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The Chinese rapid train, an Olympic highlight

We pass rows of new buildings on the outskirts of Beijing. The train slides through a tunnel 1,400 feet below the Great Wall of China and emerges onto a plain where the 110-foot-long blades of hundreds of wind turbines tower over rows of newly planted pine trees.

It’s the panorama that passes on the high-speed train from Beijing to the Taizicheng mountain site for the 2022 Winter Olympics, and like the Games themselves, this 50-minute journey has been designed to impress with a history of China’s progress.

Journalists covering these Olympics were escorted from the hotel at the media center to the sports venue in special buses, taxis and train cars, in line with China’s zero-Covid strategy to eliminate infections . Unable to venture around, we gaze out of sealed windows, eager for scenes of life, especially on the roughly 110-mile train line to Taizicheng, near where many ski events took place.

While China has sought to wow global audiences with its gold medal tally, it has also used these Games to promote its broader economic, environmental and technological ambitions. The high-speed rail line is a centerpiece, displaying several goals promised by the Chinese Communist Party leaders: urban growth, clean energy and less pollution, and – most importantly – impeccable, on-time ordering.

The view along the road, however, also offers glimpses of the industrial and rural past that China wants to escape: a village where horses work the fields, or a factory, gutted and abandoned.

The guard posts that dot the railway tracks testify to the Chinese government’s abiding concerns about safety, even in remote villages. We pass tiny guard outposts set up to ensure the Olympics remain safe from threats.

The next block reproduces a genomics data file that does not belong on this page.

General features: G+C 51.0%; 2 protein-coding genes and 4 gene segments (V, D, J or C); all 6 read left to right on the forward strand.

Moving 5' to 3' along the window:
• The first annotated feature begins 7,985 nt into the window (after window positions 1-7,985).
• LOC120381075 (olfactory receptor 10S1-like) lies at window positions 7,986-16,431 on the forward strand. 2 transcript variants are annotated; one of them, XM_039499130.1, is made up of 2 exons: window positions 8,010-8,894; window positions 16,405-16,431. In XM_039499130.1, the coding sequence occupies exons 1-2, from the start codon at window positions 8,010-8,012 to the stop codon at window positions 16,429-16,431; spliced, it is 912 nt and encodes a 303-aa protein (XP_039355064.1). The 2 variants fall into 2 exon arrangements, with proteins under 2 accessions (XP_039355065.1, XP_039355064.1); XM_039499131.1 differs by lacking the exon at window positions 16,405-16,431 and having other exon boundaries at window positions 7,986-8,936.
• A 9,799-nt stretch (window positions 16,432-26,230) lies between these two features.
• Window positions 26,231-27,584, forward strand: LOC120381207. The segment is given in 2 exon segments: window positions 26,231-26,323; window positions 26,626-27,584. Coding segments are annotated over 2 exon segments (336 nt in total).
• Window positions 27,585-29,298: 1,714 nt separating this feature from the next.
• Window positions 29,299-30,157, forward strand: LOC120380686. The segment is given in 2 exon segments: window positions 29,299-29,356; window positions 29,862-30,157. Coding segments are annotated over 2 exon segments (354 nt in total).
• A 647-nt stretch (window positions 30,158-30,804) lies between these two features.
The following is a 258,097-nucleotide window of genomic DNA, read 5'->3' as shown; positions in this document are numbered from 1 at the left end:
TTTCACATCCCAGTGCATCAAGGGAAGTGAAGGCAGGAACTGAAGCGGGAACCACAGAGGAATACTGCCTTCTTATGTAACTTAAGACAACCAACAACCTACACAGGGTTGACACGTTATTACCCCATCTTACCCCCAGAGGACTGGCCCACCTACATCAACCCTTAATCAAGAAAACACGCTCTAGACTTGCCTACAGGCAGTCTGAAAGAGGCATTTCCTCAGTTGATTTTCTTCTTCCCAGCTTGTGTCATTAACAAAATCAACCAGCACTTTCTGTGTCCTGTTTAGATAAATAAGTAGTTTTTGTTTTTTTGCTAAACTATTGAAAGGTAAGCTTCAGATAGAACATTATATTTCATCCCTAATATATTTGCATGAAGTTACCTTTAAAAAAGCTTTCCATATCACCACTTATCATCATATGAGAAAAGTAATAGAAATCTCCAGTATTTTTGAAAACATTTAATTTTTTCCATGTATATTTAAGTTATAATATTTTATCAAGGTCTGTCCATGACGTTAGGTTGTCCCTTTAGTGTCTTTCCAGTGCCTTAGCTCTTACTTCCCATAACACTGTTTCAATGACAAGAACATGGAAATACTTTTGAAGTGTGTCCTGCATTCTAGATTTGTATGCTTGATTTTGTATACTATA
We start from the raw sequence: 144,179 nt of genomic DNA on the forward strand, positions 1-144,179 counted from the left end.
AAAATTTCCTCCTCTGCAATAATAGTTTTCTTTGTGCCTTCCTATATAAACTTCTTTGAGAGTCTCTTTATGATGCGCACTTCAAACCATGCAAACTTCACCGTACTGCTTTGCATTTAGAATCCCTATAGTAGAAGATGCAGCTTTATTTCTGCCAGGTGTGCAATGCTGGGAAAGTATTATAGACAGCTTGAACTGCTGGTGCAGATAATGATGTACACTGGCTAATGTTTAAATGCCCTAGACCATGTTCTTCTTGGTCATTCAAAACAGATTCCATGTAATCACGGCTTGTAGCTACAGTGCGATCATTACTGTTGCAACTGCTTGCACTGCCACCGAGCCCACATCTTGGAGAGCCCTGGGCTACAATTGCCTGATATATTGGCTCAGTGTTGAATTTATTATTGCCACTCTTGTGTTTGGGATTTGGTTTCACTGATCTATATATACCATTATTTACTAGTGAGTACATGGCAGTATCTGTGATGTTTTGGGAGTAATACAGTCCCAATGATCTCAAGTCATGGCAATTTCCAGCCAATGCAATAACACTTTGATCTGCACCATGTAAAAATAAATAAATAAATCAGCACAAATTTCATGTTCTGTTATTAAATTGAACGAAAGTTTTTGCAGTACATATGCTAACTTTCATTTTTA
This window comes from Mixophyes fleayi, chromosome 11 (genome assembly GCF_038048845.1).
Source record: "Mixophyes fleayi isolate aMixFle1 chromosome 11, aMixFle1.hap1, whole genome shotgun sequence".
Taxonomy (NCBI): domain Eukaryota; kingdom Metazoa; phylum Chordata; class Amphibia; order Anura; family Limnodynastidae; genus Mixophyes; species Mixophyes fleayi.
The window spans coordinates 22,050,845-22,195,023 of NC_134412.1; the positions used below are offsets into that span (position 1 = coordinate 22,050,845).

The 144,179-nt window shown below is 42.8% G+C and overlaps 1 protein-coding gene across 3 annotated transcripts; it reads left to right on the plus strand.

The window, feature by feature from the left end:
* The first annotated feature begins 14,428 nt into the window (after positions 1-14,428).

Our journey begins at Qinghe Station in northern Beijing, where staff in blue uniforms, masks and goggles lead us to the Olympics-only waiting area and then onto the “Snow Dream” train.

For Chinese leaders, the expansion of high-speed rail has been a source of national pride and huge expense. This line from Beijing to Taizicheng and nearby Zhangjiakou, built to serve the Winter Olympics, has a total official cost of nearly $10 billion. Even on normal high-speed trains in China, the attendants show careful discipline – perfect posture, neat uniforms – and that’s even more true on this route.

The train journey is, like the Olympic venues, free of the thunderous billboard propaganda for Chinese leader Xi Jinping that is common across the country these days. But the message that China’s success is due to Mr. Xi and the Communist Party resonates in the slogans fluttering in Chinese on car announcement screens.

High-speed rail service to Winter Games venues “would testify to the increase in China’s overall national strength”, Xi said in late 2019, when the line was officially completed.

A few minutes from Beijing, we slip into the darkness of a 12 km long tunnel carved into a granite hill. We are under a section of the Great Wall, the network of fortifications that emperors have built over the centuries to keep marauders out. Rail needs straight track to run fast – no sharp turns or dips – and Chinese engineers are leading the world in building tunnels and bridges that cross hills and valleys.